Tamrac’s Micro Sync II wireless radio strobe sync system has the honor of being the first photography product tested and reviewed for TCU. Many of the BMX photos you see online and in the magazines have been lit with off camera strobes triggered with a radio system. I was sent the Micro Sync II kit, along with an extra receiver, to try out and I am happy to share my thoughts on the system following a successful shoot with Mike Mastroni.
What is it? If you are new to photography, or lighting with strobes, you are probably wondering what you are looking at. The Micro
Sync II system features a radio transmitter and a receiver; the transmitter mounts onto your camera’s hotshoe and the receiver plugs into the strobe.
First Impressions: I was surprised by just how small the transmitter is. It’s great because you don’t want to be adding something bulky and clumsy to the top of your camera if you don’t have to. I also found it really convenient that I could plug the receiver directly into my strobes (Einstein 640’s) and avoid having to use a cable.
Setup and Test: Pretty much all you have to do is throw the batteries in the receiver and you are good to go. I had a couple of misfires initially, but after following the simple troubleshooting tips I synchronized the channels and it worked just fine. Following a simple test inside my apartment, I met up with Mike Mastroni to give it a go at a spot. It’s one thing to for it to work indoors, confined to the very limited range that my living room provided, but it’s another to function in a real world setting. Fortunately the Micro Sync II performed flawlessly during my light tests, so gave him the green light, and we came away with the shot no problem.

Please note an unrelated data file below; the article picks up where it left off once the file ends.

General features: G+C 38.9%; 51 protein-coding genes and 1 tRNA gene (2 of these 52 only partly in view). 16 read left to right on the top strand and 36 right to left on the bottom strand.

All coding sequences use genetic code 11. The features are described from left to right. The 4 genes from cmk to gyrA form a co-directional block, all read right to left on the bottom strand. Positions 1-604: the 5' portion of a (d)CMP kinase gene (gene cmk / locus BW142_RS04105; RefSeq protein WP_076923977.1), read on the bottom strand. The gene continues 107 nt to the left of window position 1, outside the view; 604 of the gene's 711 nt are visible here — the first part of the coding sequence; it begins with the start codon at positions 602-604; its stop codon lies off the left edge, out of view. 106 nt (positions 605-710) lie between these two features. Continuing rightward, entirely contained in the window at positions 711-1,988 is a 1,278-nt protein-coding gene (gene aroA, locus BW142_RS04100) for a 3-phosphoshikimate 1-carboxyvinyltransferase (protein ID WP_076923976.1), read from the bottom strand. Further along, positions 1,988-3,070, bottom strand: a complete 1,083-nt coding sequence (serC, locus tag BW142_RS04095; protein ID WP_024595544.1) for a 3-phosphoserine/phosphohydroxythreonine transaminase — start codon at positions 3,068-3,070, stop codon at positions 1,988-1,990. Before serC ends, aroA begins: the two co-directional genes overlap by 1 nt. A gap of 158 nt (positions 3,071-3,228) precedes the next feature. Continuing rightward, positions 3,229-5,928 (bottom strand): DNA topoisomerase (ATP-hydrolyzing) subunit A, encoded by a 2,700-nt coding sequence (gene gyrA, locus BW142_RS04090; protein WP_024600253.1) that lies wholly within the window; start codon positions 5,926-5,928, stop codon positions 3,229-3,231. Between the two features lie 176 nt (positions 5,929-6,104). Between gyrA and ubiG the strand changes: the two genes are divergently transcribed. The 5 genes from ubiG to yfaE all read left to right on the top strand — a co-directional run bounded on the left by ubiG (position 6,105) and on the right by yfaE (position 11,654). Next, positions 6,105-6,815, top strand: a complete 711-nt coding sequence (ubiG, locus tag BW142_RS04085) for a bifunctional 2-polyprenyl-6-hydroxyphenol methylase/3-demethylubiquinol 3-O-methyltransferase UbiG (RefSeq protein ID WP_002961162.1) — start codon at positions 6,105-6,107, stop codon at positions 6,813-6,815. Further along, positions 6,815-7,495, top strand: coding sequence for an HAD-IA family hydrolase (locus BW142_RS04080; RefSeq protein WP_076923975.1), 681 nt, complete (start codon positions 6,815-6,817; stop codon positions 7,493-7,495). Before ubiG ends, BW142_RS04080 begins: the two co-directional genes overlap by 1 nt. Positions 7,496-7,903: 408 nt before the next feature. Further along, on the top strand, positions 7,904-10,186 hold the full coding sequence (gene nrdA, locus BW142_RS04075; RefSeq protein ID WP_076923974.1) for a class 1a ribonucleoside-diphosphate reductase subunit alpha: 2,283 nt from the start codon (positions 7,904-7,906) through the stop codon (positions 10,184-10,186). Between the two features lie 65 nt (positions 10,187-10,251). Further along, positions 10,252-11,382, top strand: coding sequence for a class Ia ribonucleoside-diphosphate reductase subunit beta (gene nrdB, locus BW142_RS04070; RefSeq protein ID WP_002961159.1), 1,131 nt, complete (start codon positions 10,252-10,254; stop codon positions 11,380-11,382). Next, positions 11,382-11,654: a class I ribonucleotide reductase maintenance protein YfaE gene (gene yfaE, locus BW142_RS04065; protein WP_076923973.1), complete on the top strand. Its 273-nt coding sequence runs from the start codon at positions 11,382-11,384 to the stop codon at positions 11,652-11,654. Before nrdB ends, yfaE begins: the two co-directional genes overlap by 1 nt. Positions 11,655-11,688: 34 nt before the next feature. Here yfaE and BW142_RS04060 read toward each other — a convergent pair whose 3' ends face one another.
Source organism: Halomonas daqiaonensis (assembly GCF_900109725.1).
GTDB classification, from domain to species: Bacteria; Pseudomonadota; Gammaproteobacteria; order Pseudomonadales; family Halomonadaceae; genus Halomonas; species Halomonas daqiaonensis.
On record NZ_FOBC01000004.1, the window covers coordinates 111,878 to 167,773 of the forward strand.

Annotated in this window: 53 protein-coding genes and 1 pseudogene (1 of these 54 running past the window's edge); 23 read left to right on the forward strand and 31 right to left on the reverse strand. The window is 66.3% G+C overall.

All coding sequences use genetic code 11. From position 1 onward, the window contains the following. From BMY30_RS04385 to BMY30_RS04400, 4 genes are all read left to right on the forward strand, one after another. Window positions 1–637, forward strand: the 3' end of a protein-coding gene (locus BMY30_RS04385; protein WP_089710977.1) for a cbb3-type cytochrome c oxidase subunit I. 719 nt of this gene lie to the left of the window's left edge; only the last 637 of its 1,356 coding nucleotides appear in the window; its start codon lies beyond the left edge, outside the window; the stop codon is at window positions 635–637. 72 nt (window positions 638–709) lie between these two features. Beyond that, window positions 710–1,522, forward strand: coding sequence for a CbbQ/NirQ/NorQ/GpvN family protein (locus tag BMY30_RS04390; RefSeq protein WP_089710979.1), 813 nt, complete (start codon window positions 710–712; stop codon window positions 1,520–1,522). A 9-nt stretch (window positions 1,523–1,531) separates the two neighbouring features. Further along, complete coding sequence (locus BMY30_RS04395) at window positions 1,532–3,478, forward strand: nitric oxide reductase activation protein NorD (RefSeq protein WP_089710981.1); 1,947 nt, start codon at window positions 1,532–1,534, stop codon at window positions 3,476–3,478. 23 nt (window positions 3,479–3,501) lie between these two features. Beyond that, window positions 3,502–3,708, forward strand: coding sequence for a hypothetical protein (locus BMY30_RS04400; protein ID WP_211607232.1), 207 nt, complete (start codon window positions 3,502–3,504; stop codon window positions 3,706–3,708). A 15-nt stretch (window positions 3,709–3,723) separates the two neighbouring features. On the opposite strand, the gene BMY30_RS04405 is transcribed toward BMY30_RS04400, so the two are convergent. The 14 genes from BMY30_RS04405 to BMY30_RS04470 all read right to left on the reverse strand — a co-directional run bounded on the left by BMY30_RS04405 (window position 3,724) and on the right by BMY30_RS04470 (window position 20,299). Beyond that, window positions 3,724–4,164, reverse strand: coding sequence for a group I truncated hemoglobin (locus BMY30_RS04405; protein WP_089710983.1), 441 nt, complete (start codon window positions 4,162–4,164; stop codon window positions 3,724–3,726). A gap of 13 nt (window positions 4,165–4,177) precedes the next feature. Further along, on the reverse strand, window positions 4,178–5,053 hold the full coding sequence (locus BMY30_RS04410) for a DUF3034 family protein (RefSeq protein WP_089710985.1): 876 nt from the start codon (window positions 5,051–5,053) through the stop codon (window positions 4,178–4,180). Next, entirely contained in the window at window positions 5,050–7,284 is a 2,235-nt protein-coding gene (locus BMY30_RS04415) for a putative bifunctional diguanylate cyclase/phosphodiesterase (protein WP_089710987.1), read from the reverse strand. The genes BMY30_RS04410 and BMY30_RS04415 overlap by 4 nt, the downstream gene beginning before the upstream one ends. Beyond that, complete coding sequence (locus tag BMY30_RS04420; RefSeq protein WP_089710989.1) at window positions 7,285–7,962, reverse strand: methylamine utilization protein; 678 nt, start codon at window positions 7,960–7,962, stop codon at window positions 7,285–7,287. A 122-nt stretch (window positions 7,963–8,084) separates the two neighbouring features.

My Thoughts: What’s most important with a radio sync system is that you can trust the strobes to trigger reliably, and the Micro Sync II proved itself in that regard. Another strong selling point is that the Micro Sync II Kit (one transmitter and one receiver) retails for around $130, making it less expensive than many other options out there. After factoring in its reliable performance, ease of use, and cost I’d definitely recommend it as a good system for those looking to start shooting with off camera strobes.